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MIT hosted the first-ever Design & Pitch Competition for the Master of Engineering Management Project Consortium (MEMPC) on April 12, 2019. The competition combined elements of design challenges for engineering students with the type of business pitch contest commonly held for MBA students into a single competition that challenged students to combine their engineering and business skills.

Student organizers with Rutu Manchiganti, center in striped dress

Student volunteers from the consortium—a group of nine universities that work together to promote degrees in engineering management, share best practices, and increase recognition of engineering management as a field—organized the preliminary stages of the competition and ran the event.

The event featured teams from seven of the consortium schools, including MIT, presenting concepts for a sustainable energy solution for a model city in an afternoon session. A panel of engineering management alumni judged the competition.

Rutu Manchiganti, executive director of MEMPC and an alumna of MIT System Design and Management (SDM), introduced the competition’s goals. “We designed this event to build community among the engineering management students across the schools in the consortium, to allow them to build their skill sets in both design and management, and to engage alumni with current students and the consortium as a whole,” she said.

Alumni judges included Dean Adams, a Dartmouth graduate with experience at IBM who currently leads a patent law firm; Mohit Daga, also of Dartmouth and a senior product portfolio manager at Dassault Systèmes; and Timothy Fu, director of product management at FirstFuel Software and an alumnus of Cornell. Three SDM alums also joined the judging panel: Carlos Perez Damas and Scott McCarthy, senior system architects at Shell TechWorks, and Mario Montoya, a regional lead for Siemens Power and Gas.

The judges posed as the board of MEMCo, a fictional company looking for a transformative plan to enable the imaginary city of Utopia to draw more than half its energy from renewable sources by the year 2030. The student teams gave multimedia presentations offering a variety of approaches to creating a long-term, sustainable, renewable energy portfolio for the city.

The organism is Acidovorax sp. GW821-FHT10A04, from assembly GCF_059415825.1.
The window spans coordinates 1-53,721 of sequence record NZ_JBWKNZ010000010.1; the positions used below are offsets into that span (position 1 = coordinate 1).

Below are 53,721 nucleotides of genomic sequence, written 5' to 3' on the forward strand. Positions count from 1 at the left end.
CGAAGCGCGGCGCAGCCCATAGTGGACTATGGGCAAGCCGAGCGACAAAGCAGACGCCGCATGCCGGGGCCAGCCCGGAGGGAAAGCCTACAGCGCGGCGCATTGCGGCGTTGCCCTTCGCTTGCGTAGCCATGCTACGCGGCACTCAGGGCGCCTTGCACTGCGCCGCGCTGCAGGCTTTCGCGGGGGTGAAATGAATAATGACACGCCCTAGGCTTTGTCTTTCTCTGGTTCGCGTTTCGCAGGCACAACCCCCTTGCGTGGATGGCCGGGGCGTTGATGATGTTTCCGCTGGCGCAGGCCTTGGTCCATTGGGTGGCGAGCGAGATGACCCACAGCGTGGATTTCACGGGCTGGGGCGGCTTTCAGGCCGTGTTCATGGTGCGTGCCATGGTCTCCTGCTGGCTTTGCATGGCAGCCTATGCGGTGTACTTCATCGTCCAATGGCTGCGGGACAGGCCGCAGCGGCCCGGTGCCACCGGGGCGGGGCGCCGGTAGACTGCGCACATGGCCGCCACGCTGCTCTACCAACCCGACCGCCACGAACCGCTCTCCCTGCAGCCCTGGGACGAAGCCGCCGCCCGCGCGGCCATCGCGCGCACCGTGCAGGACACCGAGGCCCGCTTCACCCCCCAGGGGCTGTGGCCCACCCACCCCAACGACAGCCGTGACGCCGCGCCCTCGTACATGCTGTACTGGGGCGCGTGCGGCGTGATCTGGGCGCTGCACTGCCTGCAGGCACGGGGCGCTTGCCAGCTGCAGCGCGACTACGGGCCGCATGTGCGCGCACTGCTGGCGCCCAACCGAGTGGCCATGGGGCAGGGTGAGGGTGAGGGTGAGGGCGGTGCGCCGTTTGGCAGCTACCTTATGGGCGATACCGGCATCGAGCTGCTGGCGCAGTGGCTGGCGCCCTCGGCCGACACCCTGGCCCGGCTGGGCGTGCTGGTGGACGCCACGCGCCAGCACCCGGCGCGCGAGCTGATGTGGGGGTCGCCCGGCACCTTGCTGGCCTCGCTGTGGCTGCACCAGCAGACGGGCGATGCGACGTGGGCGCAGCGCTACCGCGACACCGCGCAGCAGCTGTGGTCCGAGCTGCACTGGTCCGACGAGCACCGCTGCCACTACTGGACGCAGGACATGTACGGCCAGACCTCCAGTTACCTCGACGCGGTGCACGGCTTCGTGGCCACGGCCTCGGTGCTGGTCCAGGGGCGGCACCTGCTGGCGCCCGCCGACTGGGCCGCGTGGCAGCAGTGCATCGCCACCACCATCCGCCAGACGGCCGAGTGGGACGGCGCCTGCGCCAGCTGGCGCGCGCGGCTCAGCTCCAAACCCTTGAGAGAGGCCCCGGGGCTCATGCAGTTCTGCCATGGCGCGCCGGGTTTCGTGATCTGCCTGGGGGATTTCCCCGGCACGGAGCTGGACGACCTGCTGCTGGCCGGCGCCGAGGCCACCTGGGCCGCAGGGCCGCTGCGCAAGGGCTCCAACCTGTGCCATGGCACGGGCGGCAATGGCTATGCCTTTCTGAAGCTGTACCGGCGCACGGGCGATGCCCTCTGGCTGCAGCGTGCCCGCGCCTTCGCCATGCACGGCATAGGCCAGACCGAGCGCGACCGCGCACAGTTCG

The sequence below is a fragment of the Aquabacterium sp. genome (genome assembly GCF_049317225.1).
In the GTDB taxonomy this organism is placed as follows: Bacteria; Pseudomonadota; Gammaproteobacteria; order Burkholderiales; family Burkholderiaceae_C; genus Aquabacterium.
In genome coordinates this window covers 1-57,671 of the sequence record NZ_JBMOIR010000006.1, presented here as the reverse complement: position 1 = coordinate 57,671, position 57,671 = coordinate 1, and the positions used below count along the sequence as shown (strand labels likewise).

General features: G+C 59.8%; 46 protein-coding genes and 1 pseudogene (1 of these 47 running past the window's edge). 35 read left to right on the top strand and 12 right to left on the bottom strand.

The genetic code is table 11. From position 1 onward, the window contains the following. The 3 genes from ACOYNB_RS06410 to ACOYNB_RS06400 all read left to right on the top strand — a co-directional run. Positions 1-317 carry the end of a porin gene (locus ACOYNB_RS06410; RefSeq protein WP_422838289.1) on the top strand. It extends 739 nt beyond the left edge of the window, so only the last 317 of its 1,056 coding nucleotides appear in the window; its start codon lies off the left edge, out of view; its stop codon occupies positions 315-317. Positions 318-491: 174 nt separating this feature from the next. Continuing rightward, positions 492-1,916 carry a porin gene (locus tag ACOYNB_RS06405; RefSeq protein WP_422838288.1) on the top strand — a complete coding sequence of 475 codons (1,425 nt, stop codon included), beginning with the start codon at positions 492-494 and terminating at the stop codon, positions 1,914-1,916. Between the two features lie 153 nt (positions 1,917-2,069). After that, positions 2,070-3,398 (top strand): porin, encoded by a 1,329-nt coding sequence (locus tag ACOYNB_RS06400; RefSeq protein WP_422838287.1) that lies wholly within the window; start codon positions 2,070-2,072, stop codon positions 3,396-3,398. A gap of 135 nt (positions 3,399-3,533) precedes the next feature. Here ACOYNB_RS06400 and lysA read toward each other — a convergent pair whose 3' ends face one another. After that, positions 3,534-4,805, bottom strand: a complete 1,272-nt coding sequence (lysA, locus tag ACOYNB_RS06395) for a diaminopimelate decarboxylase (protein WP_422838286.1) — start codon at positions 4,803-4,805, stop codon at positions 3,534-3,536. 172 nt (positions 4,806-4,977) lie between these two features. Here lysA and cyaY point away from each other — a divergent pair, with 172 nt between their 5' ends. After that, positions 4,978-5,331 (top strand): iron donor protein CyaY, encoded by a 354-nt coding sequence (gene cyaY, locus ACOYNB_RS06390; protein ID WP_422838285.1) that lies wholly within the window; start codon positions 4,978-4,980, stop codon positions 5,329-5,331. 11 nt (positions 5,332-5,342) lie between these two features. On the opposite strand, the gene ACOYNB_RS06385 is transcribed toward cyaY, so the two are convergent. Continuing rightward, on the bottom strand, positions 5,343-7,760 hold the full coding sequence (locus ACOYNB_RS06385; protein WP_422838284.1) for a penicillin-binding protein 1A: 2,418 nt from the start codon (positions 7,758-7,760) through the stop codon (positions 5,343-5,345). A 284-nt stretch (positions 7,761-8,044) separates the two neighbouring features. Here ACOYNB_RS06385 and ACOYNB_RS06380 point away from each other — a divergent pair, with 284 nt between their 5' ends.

Team Gaia from Cornell, for example, highlighted a new technology that captures the vibration from wind passing office buildings in dense urban environments as an additional source of wind-generated power. Team Gaia, which had assistance from the Cornell Center for Technology Licensing, also included anaerobic digestion in wastewater treatment for heat generation in its plan. The team earned the “Most Sustainable” honor from judges.

SDM’s own Pareto Pioneers won the “Most Creative” award with a presentation focused on the complex flow of values in the system. The SDM team included plans for a software model that would build a tradespace for evaluating existing technologies.

The overall winner was 4 Guys Consulting from Duke University, a team that focused on solar farming and improving an existing energy grid by adding battery technology to better capture generated power to meet demand at peak times. Mario Montoya of Siemens noted that the judging panel was impressed by all the presentations, saying they were “fantastic.”

SDM congratulates the winners and thanks all the student teams, the organizers, and the alumni judges for joining us in Cambridge for this special event.